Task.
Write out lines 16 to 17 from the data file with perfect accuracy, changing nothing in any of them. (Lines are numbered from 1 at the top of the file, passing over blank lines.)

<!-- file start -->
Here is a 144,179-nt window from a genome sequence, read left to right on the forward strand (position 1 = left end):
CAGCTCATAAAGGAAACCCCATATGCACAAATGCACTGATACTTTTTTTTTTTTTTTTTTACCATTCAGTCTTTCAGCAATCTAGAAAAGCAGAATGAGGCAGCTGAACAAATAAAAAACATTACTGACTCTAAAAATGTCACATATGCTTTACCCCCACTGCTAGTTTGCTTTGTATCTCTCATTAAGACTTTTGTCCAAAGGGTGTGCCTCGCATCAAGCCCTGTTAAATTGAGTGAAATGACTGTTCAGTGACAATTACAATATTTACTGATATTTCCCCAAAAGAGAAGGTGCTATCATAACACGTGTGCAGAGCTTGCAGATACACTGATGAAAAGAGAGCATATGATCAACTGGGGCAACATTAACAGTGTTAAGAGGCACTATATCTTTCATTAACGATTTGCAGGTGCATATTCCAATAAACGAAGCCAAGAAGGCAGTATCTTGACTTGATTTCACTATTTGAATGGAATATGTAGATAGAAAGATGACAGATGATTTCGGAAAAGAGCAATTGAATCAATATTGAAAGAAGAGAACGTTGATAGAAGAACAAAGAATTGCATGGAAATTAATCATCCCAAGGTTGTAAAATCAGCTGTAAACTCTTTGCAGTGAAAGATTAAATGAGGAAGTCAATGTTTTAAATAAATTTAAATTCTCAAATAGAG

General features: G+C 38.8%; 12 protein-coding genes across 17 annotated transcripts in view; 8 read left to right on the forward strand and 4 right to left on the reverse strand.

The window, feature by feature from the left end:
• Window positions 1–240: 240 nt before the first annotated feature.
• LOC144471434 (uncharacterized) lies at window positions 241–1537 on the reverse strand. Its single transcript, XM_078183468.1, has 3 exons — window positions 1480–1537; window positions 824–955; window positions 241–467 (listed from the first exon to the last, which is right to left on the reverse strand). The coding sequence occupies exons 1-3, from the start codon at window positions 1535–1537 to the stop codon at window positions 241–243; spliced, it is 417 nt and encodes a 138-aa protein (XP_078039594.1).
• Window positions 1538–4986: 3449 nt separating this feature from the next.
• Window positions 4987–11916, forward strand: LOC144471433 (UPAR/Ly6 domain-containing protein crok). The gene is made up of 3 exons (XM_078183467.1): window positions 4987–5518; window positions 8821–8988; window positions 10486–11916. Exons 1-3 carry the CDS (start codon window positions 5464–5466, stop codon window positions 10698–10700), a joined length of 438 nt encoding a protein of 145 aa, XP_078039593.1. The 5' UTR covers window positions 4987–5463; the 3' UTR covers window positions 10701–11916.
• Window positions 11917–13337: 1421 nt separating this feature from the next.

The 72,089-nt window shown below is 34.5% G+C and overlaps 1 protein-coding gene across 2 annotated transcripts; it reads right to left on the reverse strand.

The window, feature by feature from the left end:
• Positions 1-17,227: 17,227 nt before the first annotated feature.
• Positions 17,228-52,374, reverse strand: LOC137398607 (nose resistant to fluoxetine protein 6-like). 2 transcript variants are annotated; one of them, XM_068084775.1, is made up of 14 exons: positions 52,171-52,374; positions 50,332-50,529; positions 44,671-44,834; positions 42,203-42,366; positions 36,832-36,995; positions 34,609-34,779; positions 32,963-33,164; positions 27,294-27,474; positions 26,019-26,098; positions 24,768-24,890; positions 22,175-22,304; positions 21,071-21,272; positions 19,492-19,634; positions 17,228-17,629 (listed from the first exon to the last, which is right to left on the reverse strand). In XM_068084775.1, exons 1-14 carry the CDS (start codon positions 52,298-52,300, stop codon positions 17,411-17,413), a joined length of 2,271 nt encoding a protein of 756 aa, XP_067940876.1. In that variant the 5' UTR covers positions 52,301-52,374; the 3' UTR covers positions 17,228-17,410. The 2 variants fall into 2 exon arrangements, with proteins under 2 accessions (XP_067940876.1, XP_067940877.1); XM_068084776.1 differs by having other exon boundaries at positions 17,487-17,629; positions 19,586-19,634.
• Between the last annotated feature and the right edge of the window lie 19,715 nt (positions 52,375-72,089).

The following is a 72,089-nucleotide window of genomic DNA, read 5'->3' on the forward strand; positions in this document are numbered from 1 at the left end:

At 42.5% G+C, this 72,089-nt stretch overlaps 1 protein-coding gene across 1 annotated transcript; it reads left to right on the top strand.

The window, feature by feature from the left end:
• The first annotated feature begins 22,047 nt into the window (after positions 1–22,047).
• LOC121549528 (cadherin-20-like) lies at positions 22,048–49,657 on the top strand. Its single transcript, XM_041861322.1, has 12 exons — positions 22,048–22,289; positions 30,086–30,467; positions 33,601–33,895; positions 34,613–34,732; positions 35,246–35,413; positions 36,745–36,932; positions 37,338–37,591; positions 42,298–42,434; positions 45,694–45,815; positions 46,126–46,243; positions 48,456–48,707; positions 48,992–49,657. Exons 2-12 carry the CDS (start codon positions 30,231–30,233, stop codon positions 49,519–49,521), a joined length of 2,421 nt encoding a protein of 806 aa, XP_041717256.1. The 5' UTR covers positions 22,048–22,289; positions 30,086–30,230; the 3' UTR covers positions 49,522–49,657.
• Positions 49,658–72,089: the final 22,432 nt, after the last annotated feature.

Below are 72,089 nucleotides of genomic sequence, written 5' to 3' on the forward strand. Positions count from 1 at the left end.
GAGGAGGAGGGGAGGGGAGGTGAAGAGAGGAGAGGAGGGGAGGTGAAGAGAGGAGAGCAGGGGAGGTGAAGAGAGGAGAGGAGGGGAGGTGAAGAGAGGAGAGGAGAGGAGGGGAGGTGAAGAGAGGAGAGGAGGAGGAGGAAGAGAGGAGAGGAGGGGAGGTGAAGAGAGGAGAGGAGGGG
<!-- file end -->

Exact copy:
At 42.5% G+C, this 72,089-nt stretch overlaps 1 protein-coding gene across 1 annotated transcript; it reads left to right on the top strand.

The window, feature by feature from the left end: